Huon Aquaculture executive director Frances Bender has slammed the intention of a Legislative Council committee's finfish farming inquiry, saying her feelings on it fell between bemusement and outrage.
Ms Bender addressed the committee at a hearing on Friday and said the committee had so far taken evidence under oath which was blatantly untrue and went unchallenged.
"[The inquiry] is potentially damaging to reputation of this company, its employees, the industry, regional communities and the economy of this state," she said.
"What do you hope to achieve from this process?"
Ms Bender accused committee chairwoman Meg Webb of challenging the integrity and livelihood of industry workers.
Ms Webb said it was a shame the committee process had been called into question by Ms Bender.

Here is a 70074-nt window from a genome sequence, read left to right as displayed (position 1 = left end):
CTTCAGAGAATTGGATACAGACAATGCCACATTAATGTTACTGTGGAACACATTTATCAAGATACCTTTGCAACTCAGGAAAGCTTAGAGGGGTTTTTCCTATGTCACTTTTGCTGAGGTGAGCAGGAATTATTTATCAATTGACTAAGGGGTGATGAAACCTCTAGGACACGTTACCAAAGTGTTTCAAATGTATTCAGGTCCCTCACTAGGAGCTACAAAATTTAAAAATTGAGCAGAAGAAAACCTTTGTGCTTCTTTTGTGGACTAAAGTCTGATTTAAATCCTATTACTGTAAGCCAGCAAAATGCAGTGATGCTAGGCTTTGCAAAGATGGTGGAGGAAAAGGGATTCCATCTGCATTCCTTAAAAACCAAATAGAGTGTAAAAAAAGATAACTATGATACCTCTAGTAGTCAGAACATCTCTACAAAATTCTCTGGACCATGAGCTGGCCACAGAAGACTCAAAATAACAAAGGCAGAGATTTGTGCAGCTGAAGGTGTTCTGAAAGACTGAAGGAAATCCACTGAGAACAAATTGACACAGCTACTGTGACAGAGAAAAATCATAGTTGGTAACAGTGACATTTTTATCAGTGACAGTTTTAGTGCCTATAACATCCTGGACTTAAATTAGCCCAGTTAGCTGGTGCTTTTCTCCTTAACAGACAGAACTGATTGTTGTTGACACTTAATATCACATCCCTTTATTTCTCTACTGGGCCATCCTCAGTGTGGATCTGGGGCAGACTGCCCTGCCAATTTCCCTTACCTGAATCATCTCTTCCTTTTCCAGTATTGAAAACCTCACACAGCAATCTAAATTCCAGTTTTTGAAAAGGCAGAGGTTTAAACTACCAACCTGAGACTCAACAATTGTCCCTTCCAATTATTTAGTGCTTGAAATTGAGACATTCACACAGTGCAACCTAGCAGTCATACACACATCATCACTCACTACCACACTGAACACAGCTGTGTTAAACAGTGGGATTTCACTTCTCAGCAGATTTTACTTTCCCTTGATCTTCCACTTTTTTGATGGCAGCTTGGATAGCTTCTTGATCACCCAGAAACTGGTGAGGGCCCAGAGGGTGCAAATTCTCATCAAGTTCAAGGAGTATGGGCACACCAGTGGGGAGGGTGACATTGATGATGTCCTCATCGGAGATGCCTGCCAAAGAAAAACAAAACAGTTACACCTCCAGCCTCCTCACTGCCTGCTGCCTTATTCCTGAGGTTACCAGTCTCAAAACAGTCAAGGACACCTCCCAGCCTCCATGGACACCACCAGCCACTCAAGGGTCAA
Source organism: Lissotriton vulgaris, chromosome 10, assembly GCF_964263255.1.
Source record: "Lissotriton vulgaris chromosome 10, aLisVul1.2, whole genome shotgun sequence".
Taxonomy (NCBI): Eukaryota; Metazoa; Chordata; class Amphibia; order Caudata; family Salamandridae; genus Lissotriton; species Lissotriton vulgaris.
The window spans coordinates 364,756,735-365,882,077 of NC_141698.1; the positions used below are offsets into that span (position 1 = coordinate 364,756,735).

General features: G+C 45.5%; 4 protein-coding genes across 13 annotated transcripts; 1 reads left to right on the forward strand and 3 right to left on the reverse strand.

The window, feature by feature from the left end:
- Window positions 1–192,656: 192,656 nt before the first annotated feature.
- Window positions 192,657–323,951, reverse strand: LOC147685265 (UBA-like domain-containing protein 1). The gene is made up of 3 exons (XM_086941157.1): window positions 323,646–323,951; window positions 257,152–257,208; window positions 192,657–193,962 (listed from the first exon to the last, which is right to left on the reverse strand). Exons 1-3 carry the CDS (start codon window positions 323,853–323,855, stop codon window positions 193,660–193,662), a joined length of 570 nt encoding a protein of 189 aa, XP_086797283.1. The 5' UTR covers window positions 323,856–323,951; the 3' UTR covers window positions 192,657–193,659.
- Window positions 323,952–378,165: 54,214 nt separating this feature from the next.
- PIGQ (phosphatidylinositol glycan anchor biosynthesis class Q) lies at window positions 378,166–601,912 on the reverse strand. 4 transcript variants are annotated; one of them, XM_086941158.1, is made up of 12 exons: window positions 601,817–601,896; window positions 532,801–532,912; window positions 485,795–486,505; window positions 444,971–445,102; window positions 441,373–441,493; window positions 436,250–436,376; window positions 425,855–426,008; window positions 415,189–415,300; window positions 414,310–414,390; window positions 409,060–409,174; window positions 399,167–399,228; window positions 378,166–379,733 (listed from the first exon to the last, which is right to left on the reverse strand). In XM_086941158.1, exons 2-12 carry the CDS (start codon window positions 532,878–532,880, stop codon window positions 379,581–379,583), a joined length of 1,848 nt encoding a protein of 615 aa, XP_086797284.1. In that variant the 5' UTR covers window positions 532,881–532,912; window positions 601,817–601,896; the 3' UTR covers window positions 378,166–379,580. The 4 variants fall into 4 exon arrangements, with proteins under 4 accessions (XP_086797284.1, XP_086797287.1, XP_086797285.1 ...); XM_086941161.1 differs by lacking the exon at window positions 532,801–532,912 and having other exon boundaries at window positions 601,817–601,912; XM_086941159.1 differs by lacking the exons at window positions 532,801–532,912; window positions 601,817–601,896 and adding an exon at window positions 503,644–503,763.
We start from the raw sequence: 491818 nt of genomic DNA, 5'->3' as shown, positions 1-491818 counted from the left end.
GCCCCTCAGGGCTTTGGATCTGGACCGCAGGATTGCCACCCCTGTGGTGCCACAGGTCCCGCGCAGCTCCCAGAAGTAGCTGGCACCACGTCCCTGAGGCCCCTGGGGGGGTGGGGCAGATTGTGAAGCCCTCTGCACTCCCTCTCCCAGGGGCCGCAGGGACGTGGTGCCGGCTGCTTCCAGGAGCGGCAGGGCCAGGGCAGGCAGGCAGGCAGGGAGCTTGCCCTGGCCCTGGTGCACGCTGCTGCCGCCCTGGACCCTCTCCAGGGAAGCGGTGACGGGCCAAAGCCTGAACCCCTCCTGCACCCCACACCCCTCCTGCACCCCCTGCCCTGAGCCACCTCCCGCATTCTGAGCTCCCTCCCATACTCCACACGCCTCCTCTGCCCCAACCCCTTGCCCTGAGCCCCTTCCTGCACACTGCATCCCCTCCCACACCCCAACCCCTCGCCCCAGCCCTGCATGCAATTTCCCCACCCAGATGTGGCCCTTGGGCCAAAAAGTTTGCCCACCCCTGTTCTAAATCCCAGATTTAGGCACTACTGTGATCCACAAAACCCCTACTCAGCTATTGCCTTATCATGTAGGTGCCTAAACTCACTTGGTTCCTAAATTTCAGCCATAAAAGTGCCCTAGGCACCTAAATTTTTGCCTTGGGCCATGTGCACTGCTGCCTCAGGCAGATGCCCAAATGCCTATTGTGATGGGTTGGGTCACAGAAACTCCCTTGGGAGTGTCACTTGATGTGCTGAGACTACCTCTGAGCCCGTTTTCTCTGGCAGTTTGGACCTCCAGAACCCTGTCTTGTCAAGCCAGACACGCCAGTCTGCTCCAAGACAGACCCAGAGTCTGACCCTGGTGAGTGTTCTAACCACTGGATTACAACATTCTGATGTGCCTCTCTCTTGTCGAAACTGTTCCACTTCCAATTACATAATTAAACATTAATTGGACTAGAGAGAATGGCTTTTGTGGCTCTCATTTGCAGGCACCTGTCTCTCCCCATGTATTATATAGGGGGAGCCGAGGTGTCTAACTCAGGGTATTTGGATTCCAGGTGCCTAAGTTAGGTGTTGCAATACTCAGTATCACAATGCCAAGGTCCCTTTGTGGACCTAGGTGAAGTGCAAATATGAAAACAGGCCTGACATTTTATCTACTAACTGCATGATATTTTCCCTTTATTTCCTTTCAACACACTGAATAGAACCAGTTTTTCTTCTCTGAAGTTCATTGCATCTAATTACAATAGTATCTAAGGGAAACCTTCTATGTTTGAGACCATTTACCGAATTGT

"Parliamentary review of government legislation and regulation is literally part of our job," she said.
"The process that this committee is following is entirely appropriate.
"It will deliver a considered response in the end."
Ms Webb said the inquiry's outcomes could be valuable in terms of addressing consternation with industry operations.
Earlier in the day, Environmental Protection Authority director Wes Ford responded to criticism over the body's independence.
He said the EPA did not have the independence of a statutory body such as the state's Auditor-General or the Ombudsman.
"But it is more independent than, say, the director of Parks or director of Crown Land," he said.
Mr Ford said the Primary Industries Minister played no role in his decision-making nor did the EPA's board.
"I don't take any directions from the minister or the government in relation to the regulatory decision-making process," he said.
"That doesn't mean that I don't engage with government on a range of matters.
"Am I completely independent from a government position? No, I'm not."